Love is the Message, The Message is Death

This past week was an extraordinary week in Los Angeles for black art, artists, political activism, and the points at where they all meet. Last Wednesday evening the Hammer Museum hosted a panel on the life and death of Latasha Harlins, and what her death meant. Just thirteen days after Rodney King was assaulted by a gang of cops, fifteen-year-old Harlins was shot in the head by a Korean grocer Soon Ja Du, who accused her of theft. Du was sentenced to a five hundred dollar fine and probation. The fury that erupted after Rodney King’s assailants were acquitted has its roots in the Harlins case. UCLA historian Brenda Stevenson, Loyola Law School Associate Professor Priscilla Ocen, and UCLA legal scholar Kimberlé Crenshaw (whose scholarship is the basis for the now much misused, misunderstood critical framework of intersectionality, a term she coined) discussed how the Harlins case illuminates the vulnerability of black girls and how communities can serve and protect them. The panel was moderated by Laura Flanders, and a recording of it can be seen here.

Also: “Let Us March On” Showcases Lee Friedlander’s Unseen Civil Rights Photographs

The next day the Hammer hosted the panel “The Not So Silver Screen: Black Women and Media,” with Prof. Crenshaw moderating a panel that included legendary actress Diahann Carroll; stage and soap actress Tonya Pinkins; film, television, and theater actress and director LisaGay Hamilton; veteran Hollywood casting director Tracy “Twinkie” ByrdApril Reign, #OscarsSoWhite creator and the founder and editor; and University of Alabama professor Kristen Warner, who studies race, representation, and the media. A recording of that panel can be seen here.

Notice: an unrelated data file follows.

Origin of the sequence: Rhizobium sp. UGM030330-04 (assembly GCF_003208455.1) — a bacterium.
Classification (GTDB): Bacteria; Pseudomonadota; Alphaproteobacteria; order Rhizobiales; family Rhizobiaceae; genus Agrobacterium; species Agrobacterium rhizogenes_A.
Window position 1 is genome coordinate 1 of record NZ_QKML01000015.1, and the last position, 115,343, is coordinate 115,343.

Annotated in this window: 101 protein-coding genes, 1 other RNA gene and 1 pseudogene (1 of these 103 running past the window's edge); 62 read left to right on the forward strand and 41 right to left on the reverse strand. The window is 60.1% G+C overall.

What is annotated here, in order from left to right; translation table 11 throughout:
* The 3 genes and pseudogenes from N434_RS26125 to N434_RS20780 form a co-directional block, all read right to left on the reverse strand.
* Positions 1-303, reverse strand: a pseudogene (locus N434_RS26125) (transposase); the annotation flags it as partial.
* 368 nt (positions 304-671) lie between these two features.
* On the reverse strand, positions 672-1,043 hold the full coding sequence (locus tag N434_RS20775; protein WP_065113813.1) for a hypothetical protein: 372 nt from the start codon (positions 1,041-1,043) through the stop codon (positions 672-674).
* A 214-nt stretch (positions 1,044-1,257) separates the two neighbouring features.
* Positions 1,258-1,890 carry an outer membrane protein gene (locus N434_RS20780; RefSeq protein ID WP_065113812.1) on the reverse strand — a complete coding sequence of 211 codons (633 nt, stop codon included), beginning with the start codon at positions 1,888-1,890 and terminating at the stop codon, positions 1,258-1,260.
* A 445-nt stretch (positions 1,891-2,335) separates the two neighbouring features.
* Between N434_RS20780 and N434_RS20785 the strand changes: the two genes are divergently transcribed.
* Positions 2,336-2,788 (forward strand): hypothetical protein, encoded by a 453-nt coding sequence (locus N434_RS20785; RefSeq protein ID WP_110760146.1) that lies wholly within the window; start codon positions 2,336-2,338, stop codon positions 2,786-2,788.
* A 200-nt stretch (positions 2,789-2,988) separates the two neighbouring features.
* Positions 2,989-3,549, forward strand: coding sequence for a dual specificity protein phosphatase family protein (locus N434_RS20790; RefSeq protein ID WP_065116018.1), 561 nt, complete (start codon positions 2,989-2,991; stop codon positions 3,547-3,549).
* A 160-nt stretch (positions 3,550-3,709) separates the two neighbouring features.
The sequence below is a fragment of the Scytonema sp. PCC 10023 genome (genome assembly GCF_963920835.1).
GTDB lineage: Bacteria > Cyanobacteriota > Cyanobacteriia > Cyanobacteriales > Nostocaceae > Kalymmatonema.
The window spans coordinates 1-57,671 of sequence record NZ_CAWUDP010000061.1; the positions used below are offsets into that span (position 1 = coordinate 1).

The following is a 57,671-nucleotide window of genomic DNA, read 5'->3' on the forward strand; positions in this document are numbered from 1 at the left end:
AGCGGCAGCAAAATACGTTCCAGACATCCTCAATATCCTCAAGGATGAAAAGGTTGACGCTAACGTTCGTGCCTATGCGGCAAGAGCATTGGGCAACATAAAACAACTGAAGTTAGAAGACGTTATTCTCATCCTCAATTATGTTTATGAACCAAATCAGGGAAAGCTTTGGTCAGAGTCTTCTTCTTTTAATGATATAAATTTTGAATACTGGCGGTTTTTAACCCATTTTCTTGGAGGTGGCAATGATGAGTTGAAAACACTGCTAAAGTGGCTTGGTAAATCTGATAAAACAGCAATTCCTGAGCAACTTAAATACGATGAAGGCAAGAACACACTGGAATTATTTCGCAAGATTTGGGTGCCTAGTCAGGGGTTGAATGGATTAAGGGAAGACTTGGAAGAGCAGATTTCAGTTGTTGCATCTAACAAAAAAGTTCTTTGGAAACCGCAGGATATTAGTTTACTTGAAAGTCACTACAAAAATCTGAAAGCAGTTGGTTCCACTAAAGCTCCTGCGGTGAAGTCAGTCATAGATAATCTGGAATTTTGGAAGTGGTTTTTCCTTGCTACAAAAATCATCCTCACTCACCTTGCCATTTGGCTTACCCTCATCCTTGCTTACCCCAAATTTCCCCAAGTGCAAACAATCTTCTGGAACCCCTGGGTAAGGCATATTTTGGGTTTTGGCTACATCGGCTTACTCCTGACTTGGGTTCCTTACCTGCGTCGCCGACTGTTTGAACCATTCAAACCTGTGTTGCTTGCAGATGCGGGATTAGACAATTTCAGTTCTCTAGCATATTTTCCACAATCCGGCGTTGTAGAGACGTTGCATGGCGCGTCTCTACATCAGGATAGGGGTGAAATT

Kerry James Marshall still courtesy MOCA; photo by Bryan Forrest

That same Thursday night, Kerry James Marshall, whose Mastry exhibit is a huge critical hit (as it has been in Chicago and New York) and has drawn crowds since opening on March 12 at MOCA Grand, was in conversation with MOCA Chief Curator Helen Molesworth before a packed house at Colburn School.

And Friday night filmmaker/visual artist Arthur Jafa and his family were on hand at the Geffen Contemporary at MOCA for the opening night party for his brilliant short film “Love is the Message, the Message is Death.” The film is a poetic, infuriating, inspired and moving meditation on black life, death, resistance, cultural production, and all the big existential questions, all packed into a dense, hypnotic seven and a half minutes. Among those attending the party were visual artists Henry Taylor, Ben Caldwell, Lisa Soto, and Charles Gaines; filmmakers Numa Perrier, Kahlil Joseph, and Tchaiko Omawale; scholars Suné Woods, Darrell Moore, Tisa Bryant, Keith M. Harris, and Shana Redmond; and Sonic Youth’s Kim Gordon, Mad Men’s Jon Hamm, poet/activist Saul Williams, Grey’s Anatomy actor Jesse Williams, and Black-ish actress Yara Shahidi.

Below is a clip of Jafa in conversation with Hans L. Charles from 2014, discussing Black aesthetics.

Mastry runs thru July 3.

“Love is the Message, the Message is Death” runs thru June 12.

Top photo of Lauryn Hill is a still from “Love is the Message, the Message is Death,” courtesy Arthur Jafa and Gavin Brown.